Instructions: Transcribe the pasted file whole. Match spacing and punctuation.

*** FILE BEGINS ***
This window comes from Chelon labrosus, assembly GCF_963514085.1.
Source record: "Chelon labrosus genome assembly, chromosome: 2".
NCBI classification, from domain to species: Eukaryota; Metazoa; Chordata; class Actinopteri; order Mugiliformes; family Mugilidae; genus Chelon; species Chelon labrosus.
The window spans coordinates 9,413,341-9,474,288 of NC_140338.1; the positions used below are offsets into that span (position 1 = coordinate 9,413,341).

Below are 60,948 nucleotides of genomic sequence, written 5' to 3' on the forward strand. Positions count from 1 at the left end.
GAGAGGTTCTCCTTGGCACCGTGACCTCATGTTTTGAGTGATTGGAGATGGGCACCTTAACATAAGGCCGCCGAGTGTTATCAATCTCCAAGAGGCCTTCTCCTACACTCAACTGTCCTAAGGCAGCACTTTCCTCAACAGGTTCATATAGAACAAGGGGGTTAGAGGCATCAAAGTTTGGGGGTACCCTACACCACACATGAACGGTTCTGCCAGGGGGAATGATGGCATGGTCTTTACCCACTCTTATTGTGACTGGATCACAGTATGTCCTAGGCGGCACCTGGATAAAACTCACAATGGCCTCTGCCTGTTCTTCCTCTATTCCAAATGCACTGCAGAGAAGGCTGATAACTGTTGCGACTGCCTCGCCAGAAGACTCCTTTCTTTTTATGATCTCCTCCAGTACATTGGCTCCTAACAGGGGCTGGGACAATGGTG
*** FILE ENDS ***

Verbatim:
This window comes from Chelon labrosus, assembly GCF_963514085.1.
Source record: "Chelon labrosus genome assembly, chromosome: 2".
NCBI classification, from domain to species: Eukaryota; Metazoa; Chordata; class Actinopteri; order Mugiliformes; family Mugilidae; genus Chelon; species Chelon labrosus.
The window spans coordinates 9,413,341-9,474,288 of NC_140338.1; the positions used below are offsets into that span (position 1 = coordinate 9,413,341).

Below are 60,948 nucleotides of genomic sequence, written 5' to 3' on the forward strand. Positions count from 1 at the left end.
GAGAGGTTCTCCTTGGCACCGTGACCTCATGTTTTGAGTGATTGGAGATGGGCACCTTAACATAAGGCCGCCGAGTGTTATCAATCTCCAAGAGGCCTTCTCCTACACTCAACTGTCCTAAGGCAGCACTTTCCTCAACAGGTTCATATAGAACAAGGGGGTTAGAGGCATCAAAGTTTGGGGGTACCCTACACCACACATGAACGGTTCTGCCAGGGGGAATGATGGCATGGTCTTTACCCACTCTTATTGTGACTGGATCACAGTATGTCCTAGGCGGCACCTGGATAAAACTCACAATGGCCTCTGCCTGTTCTTCCTCTATTCCAAATGCACTGCAGAGAAGGCTGATAACTGTTGCGACTGCCTCGCCAGAAGACTCCTTTCTTTTTATGATCTCCTCCAGTACATTGGCTCCTAACAGGGGCTGGGACAATGGTG